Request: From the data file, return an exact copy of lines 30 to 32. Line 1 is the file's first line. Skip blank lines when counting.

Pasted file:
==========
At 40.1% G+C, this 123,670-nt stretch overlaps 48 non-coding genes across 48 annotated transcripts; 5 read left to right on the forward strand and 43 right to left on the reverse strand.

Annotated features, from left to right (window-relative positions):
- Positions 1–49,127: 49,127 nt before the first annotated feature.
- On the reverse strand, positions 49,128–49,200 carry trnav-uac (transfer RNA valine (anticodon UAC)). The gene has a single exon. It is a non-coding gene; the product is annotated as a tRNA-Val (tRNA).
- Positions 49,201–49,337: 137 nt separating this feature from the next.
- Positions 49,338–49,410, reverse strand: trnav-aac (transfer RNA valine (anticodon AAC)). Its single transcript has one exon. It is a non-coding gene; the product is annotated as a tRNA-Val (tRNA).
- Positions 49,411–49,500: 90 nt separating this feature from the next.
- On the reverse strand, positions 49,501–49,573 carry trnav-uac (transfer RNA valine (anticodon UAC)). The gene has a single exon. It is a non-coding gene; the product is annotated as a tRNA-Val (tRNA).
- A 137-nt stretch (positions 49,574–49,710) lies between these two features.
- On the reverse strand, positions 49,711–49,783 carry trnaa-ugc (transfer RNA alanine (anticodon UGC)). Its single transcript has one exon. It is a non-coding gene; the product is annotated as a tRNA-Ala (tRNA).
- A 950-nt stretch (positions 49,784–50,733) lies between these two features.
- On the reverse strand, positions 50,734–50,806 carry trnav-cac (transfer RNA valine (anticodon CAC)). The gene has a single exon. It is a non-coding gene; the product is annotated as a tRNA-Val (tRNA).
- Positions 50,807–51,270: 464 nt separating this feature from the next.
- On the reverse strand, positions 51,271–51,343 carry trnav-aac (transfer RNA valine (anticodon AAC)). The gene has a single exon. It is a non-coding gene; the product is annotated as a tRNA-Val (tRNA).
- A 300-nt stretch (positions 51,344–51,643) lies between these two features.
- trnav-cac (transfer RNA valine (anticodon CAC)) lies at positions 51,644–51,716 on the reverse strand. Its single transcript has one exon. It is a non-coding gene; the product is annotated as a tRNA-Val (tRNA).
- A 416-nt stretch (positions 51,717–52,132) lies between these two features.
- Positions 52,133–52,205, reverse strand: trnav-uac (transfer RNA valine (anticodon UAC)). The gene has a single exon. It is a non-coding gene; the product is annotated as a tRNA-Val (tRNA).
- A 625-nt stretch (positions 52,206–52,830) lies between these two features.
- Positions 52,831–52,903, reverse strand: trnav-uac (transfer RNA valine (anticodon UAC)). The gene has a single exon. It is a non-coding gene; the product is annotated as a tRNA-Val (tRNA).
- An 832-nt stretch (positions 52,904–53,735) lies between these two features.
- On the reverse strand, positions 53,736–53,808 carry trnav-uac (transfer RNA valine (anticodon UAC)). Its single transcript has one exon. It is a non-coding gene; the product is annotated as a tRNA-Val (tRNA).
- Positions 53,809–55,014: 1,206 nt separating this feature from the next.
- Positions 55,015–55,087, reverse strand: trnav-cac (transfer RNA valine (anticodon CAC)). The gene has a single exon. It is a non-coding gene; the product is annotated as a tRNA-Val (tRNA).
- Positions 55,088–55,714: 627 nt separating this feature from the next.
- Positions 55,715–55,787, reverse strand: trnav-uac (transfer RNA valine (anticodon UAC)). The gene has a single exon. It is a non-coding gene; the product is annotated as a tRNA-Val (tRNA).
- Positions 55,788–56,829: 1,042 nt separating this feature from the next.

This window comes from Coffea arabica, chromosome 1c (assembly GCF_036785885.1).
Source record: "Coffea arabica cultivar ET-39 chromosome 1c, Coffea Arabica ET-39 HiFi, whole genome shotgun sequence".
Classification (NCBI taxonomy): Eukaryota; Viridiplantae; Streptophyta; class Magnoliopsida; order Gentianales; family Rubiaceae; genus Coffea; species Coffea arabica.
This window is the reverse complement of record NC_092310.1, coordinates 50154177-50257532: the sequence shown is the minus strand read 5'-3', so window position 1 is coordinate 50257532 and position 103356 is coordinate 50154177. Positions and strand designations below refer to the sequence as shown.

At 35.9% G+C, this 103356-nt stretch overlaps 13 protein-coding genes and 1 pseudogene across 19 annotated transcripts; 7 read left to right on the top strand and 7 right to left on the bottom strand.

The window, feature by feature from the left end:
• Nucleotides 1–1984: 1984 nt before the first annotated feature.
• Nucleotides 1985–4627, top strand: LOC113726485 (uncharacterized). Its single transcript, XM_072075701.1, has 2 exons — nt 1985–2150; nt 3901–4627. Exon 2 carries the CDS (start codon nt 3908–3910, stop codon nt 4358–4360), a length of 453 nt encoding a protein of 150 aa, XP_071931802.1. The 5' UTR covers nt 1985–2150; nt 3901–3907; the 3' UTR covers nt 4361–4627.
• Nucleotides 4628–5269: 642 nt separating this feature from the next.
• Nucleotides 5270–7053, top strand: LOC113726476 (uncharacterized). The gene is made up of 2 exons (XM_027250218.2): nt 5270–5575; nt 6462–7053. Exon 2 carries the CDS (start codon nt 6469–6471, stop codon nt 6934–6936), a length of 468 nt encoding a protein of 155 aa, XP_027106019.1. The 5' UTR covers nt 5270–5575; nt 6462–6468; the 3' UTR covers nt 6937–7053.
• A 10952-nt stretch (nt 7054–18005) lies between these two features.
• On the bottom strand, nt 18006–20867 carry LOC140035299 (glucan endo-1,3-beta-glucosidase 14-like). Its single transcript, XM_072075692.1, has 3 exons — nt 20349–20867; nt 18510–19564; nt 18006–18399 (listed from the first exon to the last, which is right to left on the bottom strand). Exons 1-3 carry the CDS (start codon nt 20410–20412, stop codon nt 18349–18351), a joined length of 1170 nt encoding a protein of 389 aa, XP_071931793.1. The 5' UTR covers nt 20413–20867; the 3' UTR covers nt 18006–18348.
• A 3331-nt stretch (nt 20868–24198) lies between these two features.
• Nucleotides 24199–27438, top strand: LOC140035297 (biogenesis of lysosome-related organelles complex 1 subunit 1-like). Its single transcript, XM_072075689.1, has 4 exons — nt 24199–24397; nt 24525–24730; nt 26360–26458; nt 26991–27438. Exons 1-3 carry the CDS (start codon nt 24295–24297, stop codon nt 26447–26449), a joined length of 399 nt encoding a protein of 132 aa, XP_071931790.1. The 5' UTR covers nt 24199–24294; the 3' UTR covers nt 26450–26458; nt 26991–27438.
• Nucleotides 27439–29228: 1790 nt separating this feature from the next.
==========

Classification (NCBI taxonomy): Eukaryota; Viridiplantae; Streptophyta; class Magnoliopsida; order Gentianales; family Rubiaceae; genus Coffea; species Coffea arabica.
This window is the reverse complement of record NC_092310.1, coordinates 50154177-50257532: the sequence shown is the minus strand read 5'-3', so window position 1 is coordinate 50257532 and position 103356 is coordinate 50154177. Positions and strand designations below refer to the sequence as shown.

At 35.9% G+C, this 103356-nt stretch overlaps 13 protein-coding genes and 1 pseudogene across 19 annotated transcripts; 7 read left to right on the top strand and 7 right to left on the bottom strand.